Ryan Zimmerman was “hurt enough not to play” in NLDS

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Ryan Zimmerman was healthy enough for the Nationals to put him on the NLDS roster, so why didn’t he start any games against the Giants? Well, because he wasn’t actually healthy.

Zimmerman, who was out for two months with a hamstring injury and also battled chronic shoulder problems all season, told Adam Kilgore of the Washington Post that he was “hurt enough not to play.”

He was used as a pinch-hitter in every game, but never stayed in to play defense and was pinch-run for following his only hit of the series in Game 2.

His future position has been a constant topic of debate in Washington for a while now because of various injuries and Kilgore writes that Zimmerman “will likely move to first base next season, assuming the Nationals allow Adam LaRoche to leave via free agency.”

Before the shoulder problems Zimmerman was an excellent defensive third baseman and he played exclusively third base from 2006-2013 while logging nearly 10,000 innings there. He’s signed through 2018 at an average of $15 million per season.

Nationals’ Strasburg ejected for arguing from the stands

Geoff Burke-USA TODAY Sports
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NEW YORK — A pitcher getting ejected for arguing balls and strikes – on his day off? And, from the stands?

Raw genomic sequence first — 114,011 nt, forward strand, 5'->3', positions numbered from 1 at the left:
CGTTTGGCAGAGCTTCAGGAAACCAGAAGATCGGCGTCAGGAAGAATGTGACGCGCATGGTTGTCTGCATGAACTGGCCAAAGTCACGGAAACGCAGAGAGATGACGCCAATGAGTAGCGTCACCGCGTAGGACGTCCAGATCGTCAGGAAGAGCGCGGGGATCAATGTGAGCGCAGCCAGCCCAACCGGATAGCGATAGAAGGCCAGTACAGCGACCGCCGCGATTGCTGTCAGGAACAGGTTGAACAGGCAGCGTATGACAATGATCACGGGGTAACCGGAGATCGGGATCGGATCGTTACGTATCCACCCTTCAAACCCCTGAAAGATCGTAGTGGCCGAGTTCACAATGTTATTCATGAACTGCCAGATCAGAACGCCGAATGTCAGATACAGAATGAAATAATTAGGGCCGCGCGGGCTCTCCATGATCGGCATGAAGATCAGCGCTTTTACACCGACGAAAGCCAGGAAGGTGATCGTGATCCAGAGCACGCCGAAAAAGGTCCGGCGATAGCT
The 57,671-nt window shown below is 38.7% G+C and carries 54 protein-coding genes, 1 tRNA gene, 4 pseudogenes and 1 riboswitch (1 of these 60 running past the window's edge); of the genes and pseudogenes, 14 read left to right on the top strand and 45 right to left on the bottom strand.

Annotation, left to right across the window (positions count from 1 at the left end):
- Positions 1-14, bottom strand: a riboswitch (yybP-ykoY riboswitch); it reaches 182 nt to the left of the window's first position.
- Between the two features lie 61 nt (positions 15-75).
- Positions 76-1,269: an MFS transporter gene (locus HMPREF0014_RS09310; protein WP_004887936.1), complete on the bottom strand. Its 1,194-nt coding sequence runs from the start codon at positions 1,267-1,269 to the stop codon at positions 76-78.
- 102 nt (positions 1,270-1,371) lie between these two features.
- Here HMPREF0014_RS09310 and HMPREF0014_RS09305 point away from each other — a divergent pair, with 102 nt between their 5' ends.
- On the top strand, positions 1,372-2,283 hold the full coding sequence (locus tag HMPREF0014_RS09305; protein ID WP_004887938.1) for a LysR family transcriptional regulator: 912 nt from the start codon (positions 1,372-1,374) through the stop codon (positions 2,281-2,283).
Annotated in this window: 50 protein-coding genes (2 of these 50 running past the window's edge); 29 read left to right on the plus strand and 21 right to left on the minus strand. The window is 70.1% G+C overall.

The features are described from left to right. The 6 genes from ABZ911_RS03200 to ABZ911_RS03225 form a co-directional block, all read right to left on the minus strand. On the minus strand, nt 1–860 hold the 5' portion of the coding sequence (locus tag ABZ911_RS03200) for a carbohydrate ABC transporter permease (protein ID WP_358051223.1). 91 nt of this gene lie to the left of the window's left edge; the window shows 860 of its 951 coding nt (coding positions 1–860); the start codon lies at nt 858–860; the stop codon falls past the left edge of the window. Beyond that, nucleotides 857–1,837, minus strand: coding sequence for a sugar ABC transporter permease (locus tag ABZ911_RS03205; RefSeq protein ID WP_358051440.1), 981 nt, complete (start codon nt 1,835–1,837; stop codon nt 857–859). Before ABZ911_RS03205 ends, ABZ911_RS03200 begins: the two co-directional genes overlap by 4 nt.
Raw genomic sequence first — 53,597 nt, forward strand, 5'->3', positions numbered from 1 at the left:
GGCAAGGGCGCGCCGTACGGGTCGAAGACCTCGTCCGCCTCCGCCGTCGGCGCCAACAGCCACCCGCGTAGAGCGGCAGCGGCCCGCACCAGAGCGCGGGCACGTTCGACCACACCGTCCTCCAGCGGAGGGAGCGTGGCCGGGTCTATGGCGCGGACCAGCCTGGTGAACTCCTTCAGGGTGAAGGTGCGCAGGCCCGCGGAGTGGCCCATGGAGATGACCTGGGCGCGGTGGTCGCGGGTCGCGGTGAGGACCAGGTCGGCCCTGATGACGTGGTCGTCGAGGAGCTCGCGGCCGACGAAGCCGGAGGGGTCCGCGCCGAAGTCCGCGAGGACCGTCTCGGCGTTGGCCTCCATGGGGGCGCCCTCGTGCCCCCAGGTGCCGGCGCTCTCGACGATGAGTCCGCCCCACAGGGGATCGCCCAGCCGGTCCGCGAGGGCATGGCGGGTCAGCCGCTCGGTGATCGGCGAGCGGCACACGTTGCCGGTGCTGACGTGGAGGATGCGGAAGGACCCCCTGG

Nationals star Stephen Strasburg earned one of baseball’s most unique ejections – probably ever – in the third inning of Washington’s game against the New York Mets on Thursday.

Strasburg was sitting in Section 121 at Citi Field in this socially distant season because he’s scheduled to start Friday against Baltimore Orioles. He was apparently unhappy with the strike zone of plate umpire Carlos Torres after Austin Voth‘s 2-2 pitch to Pete Alonso on the outside corner was ruled a ball.

Moments later, Torres ejected last year’s World Series MVP, though it took a few seconds to realize who had been tossed.

Someone was heard yelling: “You’re (expletive) brutal” shortly before television cameras captured Strasburg doffing his cap as he walked up the staircase on his way out of the park.

“Sorry, folks – sorry, FCC,” Mets broadcaster Gary Cohen said on SNY.

The usually stoic Strasburg appeared to be grinning underneath his blue mask as he made his exit.